Afghanistan is prone to flash floods since many of its provinces are mountainous with steep slopes running into headwaters. Last year’s (2022) unseasonal flooding was catastrophic for communities living in such regions in Afghanistan. The scale of destruction was unparalleled. Flash floods swept away roads and other critical infrastructure such bridges, wheat mills, hospitals and schools. People lost their businesses, and families witnessed their homes swept away and many acres of farmland destroyed.
Since 2017, Community World Service Asia and the Ministry of Foreign Affairs of Japan, with the technical support of CWS Japan, has been implementing disaster risk reduction projects in east and central provinces of Afghanistan to increase the disaster risk reduction (DRR) capacities of local communities residing in such hazard prone areas.
The first phase of the project focused on enhancing community and relevant stakeholders’ knowledge on DRR and conducting risk assessments. The second phase aims to initiate interventions that implement mitigation measures as identified in risk assessments of various areas. Nine villages have been assessed through technical surveys, followed by initiation of construction work to mitigate the risks identified.
One of the villages assessed under the project is Sarband village of Khewa District1. Sarband is prone to frequent flash floods as it is located in the mountains part of Nangarhar province. The valleys on the southern side of the village bring down rainwater onto the village, causing flash floods every year. More than five hectares of agricultural land, 300 families, a mosque, a cemetery, and infrastructure and irrigation systems have been affected by these flood waters in the past three years. “The devastation caused by the flash floods would have been very large in scale here. I have lost my livestock and harvest in the past due to these floods since we would use traditional methods to prevent flooding which would not be effective to mitigate the damage. However, this year Community World Service Asia intervened at a good time and took measures to prevent the damage caused by the floods,” said Abdul, a community member of Sarband.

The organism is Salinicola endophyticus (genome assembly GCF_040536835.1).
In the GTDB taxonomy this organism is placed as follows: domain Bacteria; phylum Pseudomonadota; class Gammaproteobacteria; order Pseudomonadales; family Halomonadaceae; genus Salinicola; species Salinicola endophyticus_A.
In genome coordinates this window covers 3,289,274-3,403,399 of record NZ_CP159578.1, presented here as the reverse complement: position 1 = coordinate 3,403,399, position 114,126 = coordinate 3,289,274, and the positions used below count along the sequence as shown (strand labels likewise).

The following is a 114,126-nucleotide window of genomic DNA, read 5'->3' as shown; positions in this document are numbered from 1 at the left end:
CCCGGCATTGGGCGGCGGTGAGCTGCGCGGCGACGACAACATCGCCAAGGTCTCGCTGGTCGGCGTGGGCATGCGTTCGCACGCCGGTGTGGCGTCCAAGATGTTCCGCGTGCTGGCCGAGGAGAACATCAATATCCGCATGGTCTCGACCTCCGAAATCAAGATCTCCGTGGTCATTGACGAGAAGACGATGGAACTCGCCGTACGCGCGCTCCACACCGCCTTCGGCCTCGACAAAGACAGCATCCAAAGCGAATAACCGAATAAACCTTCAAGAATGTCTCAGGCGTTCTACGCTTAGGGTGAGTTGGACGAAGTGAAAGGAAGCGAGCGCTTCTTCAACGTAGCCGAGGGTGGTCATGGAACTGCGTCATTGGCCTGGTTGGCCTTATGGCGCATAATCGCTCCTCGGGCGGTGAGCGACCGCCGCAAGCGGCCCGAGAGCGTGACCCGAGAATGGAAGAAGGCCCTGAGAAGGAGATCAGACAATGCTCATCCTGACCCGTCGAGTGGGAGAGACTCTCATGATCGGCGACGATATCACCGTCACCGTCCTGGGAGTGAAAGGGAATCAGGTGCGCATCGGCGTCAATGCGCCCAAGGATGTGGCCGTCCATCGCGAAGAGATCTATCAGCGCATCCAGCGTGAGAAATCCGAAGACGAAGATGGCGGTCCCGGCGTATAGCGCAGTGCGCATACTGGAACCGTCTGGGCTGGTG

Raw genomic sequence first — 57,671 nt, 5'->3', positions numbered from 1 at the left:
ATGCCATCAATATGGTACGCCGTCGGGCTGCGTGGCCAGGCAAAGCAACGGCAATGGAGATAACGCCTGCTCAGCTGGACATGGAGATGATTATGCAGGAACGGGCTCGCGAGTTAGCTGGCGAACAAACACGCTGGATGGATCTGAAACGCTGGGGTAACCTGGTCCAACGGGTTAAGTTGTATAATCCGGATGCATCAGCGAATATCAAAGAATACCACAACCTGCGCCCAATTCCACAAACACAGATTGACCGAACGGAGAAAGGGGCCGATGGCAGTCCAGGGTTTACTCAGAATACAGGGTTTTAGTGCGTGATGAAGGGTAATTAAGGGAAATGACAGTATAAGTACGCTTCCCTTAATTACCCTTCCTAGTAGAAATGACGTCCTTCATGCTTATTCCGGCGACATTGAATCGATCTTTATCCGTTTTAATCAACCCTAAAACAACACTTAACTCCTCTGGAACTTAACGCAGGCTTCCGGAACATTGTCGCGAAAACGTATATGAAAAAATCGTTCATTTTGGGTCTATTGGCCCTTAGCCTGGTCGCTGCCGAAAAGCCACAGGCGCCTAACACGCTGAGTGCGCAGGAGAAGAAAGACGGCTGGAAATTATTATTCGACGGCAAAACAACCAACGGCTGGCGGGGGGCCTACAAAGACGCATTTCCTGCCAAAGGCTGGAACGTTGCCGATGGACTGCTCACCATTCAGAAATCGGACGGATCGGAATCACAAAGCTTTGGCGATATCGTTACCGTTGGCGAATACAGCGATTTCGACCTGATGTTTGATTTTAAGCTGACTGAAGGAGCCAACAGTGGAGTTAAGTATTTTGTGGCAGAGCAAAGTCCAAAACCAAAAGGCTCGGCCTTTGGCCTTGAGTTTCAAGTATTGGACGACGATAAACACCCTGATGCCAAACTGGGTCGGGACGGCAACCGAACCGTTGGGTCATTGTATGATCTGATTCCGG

The DRR project has been working with hazard prone rural communities, government bodies and academia to enhance disaster risk reduction capacity of local communities and build their resilience against frequent climatic and natural hazards. Under the said project, a technical survey was carried out after which a protection wall and dams were designed by the DRR Technical Team with the support of Japan Conservation Engineers (JCE). The construction of the walls began on 11th December 2022 and were completed on 4th March 2023. The village now is protected by a 110-meter-long protection wall and 10 check dams have been built to store the flood water. “The construction of the check dams has increased the level of the water tables, which has allowed us to build wells. This is a significant achievement in eliminating the drought risk in the surrounding area,” shared Gul, a resident of the village.
With the implementation of this project, flood and landslide risks of many communities living in hazard prone areas have been reduced. This construction has been said to have brought great changes in the lives of these communities, especially by reducing their vulnerability to disasters. “The construction of the wall has provided relief to the 300 households in the village. We used to live in fear but today we live in peace. The project teams’ strong coordination with the Provincial Disaster Management Authority is commendable. The continuous coordination allowed the construction process to be fast and productive. We appreciate such initiatives and encourage others to do the same,” says Safi, a PDMA representative.
1 Located in Nangarhar province of Afghanistan